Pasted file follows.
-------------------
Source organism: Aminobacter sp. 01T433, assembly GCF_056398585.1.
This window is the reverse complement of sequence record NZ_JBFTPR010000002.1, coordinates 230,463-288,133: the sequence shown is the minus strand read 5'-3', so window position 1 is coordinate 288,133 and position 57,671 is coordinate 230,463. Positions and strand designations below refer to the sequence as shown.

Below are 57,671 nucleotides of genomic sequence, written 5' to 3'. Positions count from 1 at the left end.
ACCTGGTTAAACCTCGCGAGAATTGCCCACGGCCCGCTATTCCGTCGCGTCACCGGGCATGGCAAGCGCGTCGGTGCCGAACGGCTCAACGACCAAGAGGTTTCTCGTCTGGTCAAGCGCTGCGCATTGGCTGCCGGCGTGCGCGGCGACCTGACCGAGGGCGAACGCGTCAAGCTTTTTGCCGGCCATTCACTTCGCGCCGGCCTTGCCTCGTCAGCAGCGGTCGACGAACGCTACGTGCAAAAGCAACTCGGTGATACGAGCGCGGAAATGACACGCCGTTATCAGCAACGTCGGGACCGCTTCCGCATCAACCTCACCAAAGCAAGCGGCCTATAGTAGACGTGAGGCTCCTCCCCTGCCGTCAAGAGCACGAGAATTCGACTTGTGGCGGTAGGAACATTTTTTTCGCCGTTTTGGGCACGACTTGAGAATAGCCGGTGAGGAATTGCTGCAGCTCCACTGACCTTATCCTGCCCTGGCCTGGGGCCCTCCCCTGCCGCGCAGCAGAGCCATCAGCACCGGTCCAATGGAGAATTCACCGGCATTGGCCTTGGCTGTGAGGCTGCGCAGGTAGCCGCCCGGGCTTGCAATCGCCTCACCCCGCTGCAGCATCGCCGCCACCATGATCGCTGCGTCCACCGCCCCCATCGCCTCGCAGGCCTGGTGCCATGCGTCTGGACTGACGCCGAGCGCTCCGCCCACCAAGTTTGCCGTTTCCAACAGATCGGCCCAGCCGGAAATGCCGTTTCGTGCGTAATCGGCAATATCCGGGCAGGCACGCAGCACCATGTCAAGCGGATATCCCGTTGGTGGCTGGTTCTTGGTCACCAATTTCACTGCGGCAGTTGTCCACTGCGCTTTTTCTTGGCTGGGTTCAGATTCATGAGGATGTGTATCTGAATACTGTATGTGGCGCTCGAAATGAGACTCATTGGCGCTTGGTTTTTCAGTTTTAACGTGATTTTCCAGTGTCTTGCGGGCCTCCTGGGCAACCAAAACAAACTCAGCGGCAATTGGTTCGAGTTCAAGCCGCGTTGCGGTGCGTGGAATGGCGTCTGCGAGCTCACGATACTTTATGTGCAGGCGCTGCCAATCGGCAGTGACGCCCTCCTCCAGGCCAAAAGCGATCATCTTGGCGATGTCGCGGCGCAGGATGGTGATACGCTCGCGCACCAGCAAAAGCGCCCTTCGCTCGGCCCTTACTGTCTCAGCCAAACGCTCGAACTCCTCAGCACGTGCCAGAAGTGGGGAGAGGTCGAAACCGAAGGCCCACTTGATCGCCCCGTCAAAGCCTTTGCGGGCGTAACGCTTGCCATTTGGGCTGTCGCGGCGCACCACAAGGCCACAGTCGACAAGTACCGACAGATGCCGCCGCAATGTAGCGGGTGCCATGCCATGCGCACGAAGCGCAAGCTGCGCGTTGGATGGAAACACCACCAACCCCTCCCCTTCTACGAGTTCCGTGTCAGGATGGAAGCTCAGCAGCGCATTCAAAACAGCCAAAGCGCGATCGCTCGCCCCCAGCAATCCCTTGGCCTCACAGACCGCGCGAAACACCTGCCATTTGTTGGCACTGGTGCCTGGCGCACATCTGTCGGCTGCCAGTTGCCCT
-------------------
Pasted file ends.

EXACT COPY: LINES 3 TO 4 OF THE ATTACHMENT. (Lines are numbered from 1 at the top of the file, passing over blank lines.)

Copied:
Below are 57,671 nucleotides of genomic sequence, written 5' to 3'. Positions count from 1 at the left end.
ACCTGGTTAAACCTCGCGAGAATTGCCCACGGCCCGCTATTCCGTCGCGTCACCGGGCATGGCAAGCGCGTCGGTGCCGAACGGCTCAACGACCAAGAGGTTTCTCGTCTGGTCAAGCGCTGCGCATTGGCTGCCGGCGTGCGCGGCGACCTGACCGAGGGCGAACGCGTCAAGCTTTTTGCCGGCCATTCACTTCGCGCCGGCCTTGCCTCGTCAGCAGCGGTCGACGAACGCTACGTGCAAAAGCAACTCGGTGATACGAGCGCGGAAATGACACGCCGTTATCAGCAACGTCGGGACCGCTTCCGCATCAACCTCACCAAAGCAAGCGGCCTATAGTAGACGTGAGGCTCCTCCCCTGCCGTCAAGAGCACGAGAATTCGACTTGTGGCGGTAGGAACATTTTTTTCGCCGTTTTGGGCACGACTTGAGAATAGCCGGTGAGGAATTGCTGCAGCTCCACTGACCTTATCCTGCCCTGGCCTGGGGCCCTCCCCTGCCGCGCAGCAGAGCCATCAGCACCGGTCCAATGGAGAATTCACCGGCATTGGCCTTGGCTGTGAGGCTGCGCAGGTAGCCGCCCGGGCTTGCAATCGCCTCACCCCGCTGCAGCATCGCCGCCACCATGATCGCTGCGTCCACCGCCCCCATCGCCTCGCAGGCCTGGTGCCATGCGTCTGGACTGACGCCGAGCGCTCCGCCCACCAAGTTTGCCGTTTCCAACAGATCGGCCCAGCCGGAAATGCCGTTTCGTGCGTAATCGGCAATATCCGGGCAGGCACGCAGCACCATGTCAAGCGGATATCCCGTTGGTGGCTGGTTCTTGGTCACCAATTTCACTGCGGCAGTTGTCCACTGCGCTTTTTCTTGGCTGGGTTCAGATTCATGAGGATGTGTATCTGAATACTGTATGTGGCGCTCGAAATGAGACTCATTGGCGCTTGGTTTTTCAGTTTTAACGTGATTTTCCAGTGTCTTGCGGGCCTCCTGGGCAACCAAAACAAACTCAGCGGCAATTGGTTCGAGTTCAAGCCGCGTTGCGGTGCGTGGAATGGCGTCTGCGAGCTCACGATACTTTATGTGCAGGCGCTGCCAATCGGCAGTGACGCCCTCCTCCAGGCCAAAAGCGATCATCTTGGCGATGTCGCGGCGCAGGATGGTGATACGCTCGCGCACCAGCAAAAGCGCCCTTCGCTCGGCCCTTACTGTCTCAGCCAAACGCTCGAACTCCTCAGCACGTGCCAGAAGTGGGGAGAGGTCGAAACCGAAGGCCCACTTGATCGCCCCGTCAAAGCCTTTGCGGGCGTAACGCTTGCCATTTGGGCTGTCGCGGCGCACCACAAGGCCACAGTCGACAAGTACCGACAGATGCCGCCGCAATGTAGCGGGTGCCATGCCATGCGCACGAAGCGCAAGCTGCGCGTTGGATGGAAACACCACCAACCCCTCCCCTTCTACGAGTTCCGTGTCAGGATGGAAGCTCAGCAGCGCATTCAAAACAGCCAAAGCGCGATCGCTCGCCCCCAGCAATCCCTTGGCCTCACAGACCGCGCGAAACACCTGCCATTTGTTGGCACTGGTGCCTGGCGCACATCTGTCGGCTGCCAGTTGCCCT